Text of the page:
AMD carves entry into device market

The chipmaker is headed toward the world of consumer electronics with a new division and line of chips for home networking equipment, Web tablets and eventually handhelds.

Michael Kanellos Staff Writer, CNET News.com
Michael Kanellos is editor at large at CNET News.com, where he covers hardware, research and development, start-ups and the tech industry overseas.
Michael Kanellos
3 min read
Advanced Micro Devices is jumping into the market for consumer electronics with a new line of chips for home networking equipment, Web tablets and eventually handhelds.

The company on Monday will announce that it has created a Personal Connectivity Solutions (PCS) group, which will focus on bringing these chips to market. The division is largely the result of AMD's acquisition of Alchemy Semiconductor in February, said Phil Pompa, vice president of marketing for the PCS group. The initial products are based on Alchemy's existing line, and a number of executives and engineers from Austin, Texas-based Alchemy hold chief positions in the group.

Alchemy specializes in energy-efficient chips built around designs from MIPS, the chip spinoff of SGI. MIPS chips compete against processors built around designs from ARM, the king of cell phone chips, and from Hitachi. These chips run at slower speeds than PC processors but consume far less energy.

While the group will initially concentrate on expanding Alchemy's Au line of processors, AMD also plans to move into the market for chips for 802.11 wireless networking systems and other components necessary for building consumer-electronics products. The group will work closely with AMD's flash-memory division, one of the company's two dominant businesses.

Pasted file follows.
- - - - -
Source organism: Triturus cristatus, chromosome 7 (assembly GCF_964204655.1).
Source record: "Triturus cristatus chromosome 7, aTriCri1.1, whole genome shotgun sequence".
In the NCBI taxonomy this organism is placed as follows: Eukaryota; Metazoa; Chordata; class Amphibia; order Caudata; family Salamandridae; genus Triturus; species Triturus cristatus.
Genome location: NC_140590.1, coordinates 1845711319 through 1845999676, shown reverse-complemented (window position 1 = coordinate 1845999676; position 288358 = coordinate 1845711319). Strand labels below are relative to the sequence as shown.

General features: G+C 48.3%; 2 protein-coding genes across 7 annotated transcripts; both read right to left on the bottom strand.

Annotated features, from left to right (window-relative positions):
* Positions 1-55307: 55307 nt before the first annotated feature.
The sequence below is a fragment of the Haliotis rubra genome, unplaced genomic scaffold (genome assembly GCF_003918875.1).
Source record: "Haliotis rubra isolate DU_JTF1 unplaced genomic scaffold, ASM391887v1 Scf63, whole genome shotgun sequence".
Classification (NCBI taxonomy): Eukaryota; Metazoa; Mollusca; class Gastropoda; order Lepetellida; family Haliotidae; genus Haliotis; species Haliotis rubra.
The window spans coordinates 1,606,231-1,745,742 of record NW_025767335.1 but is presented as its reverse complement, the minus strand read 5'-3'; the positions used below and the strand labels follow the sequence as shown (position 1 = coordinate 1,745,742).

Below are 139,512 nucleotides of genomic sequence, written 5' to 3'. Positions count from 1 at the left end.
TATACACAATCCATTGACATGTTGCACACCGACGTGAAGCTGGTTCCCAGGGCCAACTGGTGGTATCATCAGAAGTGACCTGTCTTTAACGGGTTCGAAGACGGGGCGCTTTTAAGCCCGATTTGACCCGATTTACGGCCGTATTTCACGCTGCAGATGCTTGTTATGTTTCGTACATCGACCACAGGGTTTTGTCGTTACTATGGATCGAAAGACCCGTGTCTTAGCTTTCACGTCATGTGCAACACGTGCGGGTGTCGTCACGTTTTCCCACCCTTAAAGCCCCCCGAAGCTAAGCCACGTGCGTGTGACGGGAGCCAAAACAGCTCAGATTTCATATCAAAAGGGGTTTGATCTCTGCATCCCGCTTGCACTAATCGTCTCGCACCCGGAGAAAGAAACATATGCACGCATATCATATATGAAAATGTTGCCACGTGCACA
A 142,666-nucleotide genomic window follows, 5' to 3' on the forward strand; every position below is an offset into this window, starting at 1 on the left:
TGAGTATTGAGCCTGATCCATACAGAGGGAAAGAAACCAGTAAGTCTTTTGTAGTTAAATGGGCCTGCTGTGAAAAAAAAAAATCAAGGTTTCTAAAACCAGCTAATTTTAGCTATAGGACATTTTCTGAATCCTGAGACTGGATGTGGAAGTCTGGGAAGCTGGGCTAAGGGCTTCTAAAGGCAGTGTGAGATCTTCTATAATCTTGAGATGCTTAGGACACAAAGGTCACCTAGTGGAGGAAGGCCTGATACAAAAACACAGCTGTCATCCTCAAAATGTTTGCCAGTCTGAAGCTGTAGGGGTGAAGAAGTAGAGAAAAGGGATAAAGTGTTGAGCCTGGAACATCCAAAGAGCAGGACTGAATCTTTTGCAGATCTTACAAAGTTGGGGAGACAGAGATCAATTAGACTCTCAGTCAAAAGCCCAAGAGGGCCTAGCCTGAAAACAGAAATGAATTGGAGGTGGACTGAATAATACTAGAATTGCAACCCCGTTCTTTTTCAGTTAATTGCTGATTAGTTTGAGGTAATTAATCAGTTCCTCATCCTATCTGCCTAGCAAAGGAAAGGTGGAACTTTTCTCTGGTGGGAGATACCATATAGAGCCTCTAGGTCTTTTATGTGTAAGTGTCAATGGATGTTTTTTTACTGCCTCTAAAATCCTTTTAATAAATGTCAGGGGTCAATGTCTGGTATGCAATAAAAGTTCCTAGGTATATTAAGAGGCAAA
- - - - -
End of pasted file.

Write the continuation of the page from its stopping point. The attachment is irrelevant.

"All of the applications we are targeting also require flash memory," Pompa said. "What we want to do is give a whole solution to our customers."

The group's first chips, the Au 1000 and Au 1100, will be targeted at residential gateways and consumer-electronics devices, respectively. The chips will run at 333MHz, 400MHz and 500MHz. Products containing the Au 1000 will start to appear in the middle of the year, and Au 1100 products will appear toward the end.

A push into cell phones, though, won't happen for a couple of years, Pompa said.

Targeting these product lines represents both an offensive and defensive move by AMD, according to analysts. Over the past three years, the Sunnyvale, Calif.-based company has sold off or closed a number of divisions,

Gartner analyst Martin Reynolds says that with its Personal Connectivity Solutions group, AMD hopes to tap the potentially lucrative market of supplying customers with full sets of multimedia features for handheld devices.

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including a communications chip group. Until the Alchemy division, AMD focused on only two products: PC processors and flash memory. A new division will allow the company to pursue other opportunities.

"There is a lot of new blood that has been brought into the company," said Kevin Krewell, an analyst at the Microprocessor Report.

By the same token, AMD needed to move into this market to protect its flash contracts. Intel, which sells processors and flash memory, is on a bundling rampage in this market, and will sell customers memory, processors, circuit boards, networking chips and even blueprints for building devices. By selling complete kits, Intel can lock in its customer base.

Rich Witek and Greg Hoeppner, two former chip engineers from Digital Equipment who left the company when Intel took charge of StrongARM in a patent suit settlement in the fall of 1997, founded Alchemy in 1999. Both Witek and Hoeppner joined AMD and will continue to work on the Au line.